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As the country approaches a sense of normalcy, small businesses – especially minority-owned businesses – are still struggling to recover from the financial crisis of the pandemic.

Closures during the first days of the pandemic and the pace of public health orders have taken their toll on the bottom line of mom-and-pop businesses. Even as businesses open up, mask restrictions loosen and more people are vaccinated, cash registers don’t ring as much as some people are still worried about venturing into crowded stores.

But financial help is available.

Legacy Redevelopment Corp, a community development financial institution, received a $ 1 million grant from the city of Milwaukee to provide forgivable loans to small for-profit businesses affected by the pandemic.

“There are still small businesses trying to stay afloat,” said Terese Caro, president and CEO of Legacy, which specializes in urban small business lending. “They are not quite where they were before the start of 2020. This loan was put in place to keep trying to help small businesses.”

Business owners can apply for loans of up to $ 20,000 which can be used for working capital, including the purchase of personal protective equipment like plexiglass shielding so businesses can operate smoothly. security. Loans can also be used for payroll, rent, mortgage, inventory, or equipment. Homeowners can apply for loans even if they have received other financial assistance from the state and local government.

The loans are repayable after six months if the companies meet certain criteria. Owners should show how the money was used and show whether the staff remained the same at the time of the loan, or whether the owners created new positions or rehired workers.

“It’s creation or retention,” Caro said. “So either you keep who you have or you bring in new people. After these six months, if you can demonstrate it, the loan is canceled.

Although businesses are eager to reopen, finding employees has been the biggest challenge. Some people remain reluctant to return to work for fear of catching the coronavirus, while higher unemployment benefits make it harder for companies to bring workers back.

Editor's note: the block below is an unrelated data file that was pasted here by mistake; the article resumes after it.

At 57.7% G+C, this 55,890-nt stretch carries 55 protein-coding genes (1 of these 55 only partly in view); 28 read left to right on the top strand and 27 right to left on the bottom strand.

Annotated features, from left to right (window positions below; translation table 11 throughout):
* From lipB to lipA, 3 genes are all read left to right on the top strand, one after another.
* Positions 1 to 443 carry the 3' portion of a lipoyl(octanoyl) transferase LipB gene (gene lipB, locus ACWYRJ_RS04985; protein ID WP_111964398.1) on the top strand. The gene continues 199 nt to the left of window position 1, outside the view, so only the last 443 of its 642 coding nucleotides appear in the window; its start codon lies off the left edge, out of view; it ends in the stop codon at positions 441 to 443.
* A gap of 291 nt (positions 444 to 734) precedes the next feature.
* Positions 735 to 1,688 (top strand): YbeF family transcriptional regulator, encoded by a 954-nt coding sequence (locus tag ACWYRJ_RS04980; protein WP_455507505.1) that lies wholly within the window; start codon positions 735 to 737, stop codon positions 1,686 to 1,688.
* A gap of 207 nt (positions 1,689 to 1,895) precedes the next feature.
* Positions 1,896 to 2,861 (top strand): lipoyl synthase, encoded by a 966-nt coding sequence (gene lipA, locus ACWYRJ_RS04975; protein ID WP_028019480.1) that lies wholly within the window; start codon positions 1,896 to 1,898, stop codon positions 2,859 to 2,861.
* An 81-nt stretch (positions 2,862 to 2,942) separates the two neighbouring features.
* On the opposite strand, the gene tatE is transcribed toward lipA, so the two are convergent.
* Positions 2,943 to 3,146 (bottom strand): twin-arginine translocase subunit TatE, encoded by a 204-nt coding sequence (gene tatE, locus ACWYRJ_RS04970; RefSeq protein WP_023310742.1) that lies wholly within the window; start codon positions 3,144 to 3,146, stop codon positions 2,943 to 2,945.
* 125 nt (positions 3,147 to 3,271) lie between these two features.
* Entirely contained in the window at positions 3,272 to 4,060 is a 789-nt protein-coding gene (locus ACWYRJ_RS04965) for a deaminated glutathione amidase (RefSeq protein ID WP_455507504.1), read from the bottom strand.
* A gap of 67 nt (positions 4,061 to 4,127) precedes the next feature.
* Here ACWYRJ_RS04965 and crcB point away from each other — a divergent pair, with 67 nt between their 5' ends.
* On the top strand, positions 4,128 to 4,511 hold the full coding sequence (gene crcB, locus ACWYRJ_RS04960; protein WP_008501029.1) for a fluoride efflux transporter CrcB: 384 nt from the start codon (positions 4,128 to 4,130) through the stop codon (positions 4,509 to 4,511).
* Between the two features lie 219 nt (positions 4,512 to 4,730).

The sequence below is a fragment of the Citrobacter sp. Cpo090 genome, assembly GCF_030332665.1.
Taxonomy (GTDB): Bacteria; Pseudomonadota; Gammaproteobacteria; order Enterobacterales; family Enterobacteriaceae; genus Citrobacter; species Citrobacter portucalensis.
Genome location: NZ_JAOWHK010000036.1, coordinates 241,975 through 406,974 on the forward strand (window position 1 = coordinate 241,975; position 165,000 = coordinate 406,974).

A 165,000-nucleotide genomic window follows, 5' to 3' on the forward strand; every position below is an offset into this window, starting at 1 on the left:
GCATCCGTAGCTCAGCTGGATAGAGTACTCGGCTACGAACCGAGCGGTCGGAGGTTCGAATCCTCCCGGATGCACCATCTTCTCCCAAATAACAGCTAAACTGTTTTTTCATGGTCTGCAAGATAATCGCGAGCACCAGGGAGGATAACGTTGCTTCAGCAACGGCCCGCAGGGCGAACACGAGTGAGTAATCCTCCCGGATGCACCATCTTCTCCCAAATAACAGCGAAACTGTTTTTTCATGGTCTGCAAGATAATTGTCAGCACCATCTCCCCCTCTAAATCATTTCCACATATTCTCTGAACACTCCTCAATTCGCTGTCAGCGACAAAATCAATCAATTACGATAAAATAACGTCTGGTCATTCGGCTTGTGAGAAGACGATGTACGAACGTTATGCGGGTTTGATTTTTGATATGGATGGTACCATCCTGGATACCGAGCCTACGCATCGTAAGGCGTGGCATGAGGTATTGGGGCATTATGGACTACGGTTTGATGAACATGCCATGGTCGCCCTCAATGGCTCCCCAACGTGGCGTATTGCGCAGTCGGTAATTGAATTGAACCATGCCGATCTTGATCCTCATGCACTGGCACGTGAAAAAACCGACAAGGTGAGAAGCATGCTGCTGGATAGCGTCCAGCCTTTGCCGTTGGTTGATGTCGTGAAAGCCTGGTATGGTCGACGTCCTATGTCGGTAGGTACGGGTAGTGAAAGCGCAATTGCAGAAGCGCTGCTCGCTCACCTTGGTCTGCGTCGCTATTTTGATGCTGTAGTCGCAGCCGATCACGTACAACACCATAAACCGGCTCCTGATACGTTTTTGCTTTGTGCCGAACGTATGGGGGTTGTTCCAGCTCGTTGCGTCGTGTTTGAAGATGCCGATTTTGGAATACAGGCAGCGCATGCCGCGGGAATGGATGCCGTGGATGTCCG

“Some people do better staying home than they were at work,” Caro said. “So some people are not ready to re-enter the labor market. It has been a problem.

This loan, she said, can help businesses meet staffing needs as more stores open.

“These companies have performed half or three quarters of what they are used to managing for a year and a half now,” she said. “It’s a lot to catch up on. So you’re still behind the eight ball trying to get in front of some of that stuff. “

The grant money is part of the federal CARES act of last year and a byproduct of the spinoff from the first round of the payroll protection program.

During the initial rollout, owners of small businesses were overlooked while larger ones took full advantage of the program, quickly depleting money. The outcry over the way the funds were distributed forced many to return the money.

Related:Find Wisconsin Business Paycheck Protection Program Loans

Related:Money for emergency small business loans has dried up, Small Business Association no longer accepts applications

In addition, small businesses were not served by large banks due to greater incentives to make larger loans, Caro added. In response, the Small Business Association and the US Treasury Department have set aside money for organizations like his to help small businesses take advantage of federal dollars.

Legacy hopes to serve at least 35 to 40 small businesses through this loan program.

“As PPP funds come to an end, for the most part, there are still people looking for financial support… [and] who needs it, ”Caro said.

Deshea Agee, of the King Drive No.8 Historic Business Improvement District, said any financial support is helpful as the pandemic has greatly affected small businesses in her district.

Many have cut hours and staff to stay afloat while the pandemic has hampered expansion plans for others. Unfortunately, he noted, the neighborhood has seen two businesses close, Center City Wellness and Creative By Design, an interior design company. Other businesses are running at least 80 percent.

And while businesses in her district have been resilient and creative in staying open and serving customers, any financial relief is welcome. There are several pots of money, including up to $ 50,000 in financial aid from the Greater Milwaukee Foundation to help business owners. Entrepreneurs, Agee said, can take advantage of these different resources to grow, maintain and even reopen their businesses.

“The way the funding can be used, I think, is very broad. It is the working capital; it is equipment; these are improvements, ”he said. “So I think the level of funding gives businesses confidence that they can weather the storm they’re in right now so they can get out of it.”

While some businesses may be reluctant to take on additional debt, Caro said the loan parameters aren’t so prohibitive if the business can’t meet forgiveness requirements. The companies have five years to repay the loan at 6% interest.

“As businesses reopen and revenues roll in, this money is like extra support to make sure things are sustainable for businesses,” she said. “I don’t think it would be a difficult hurdle for the borrower to meet the requirements of this loan.”

For more information, contact Terese Caro at 414-343-3091 or [email protected] or

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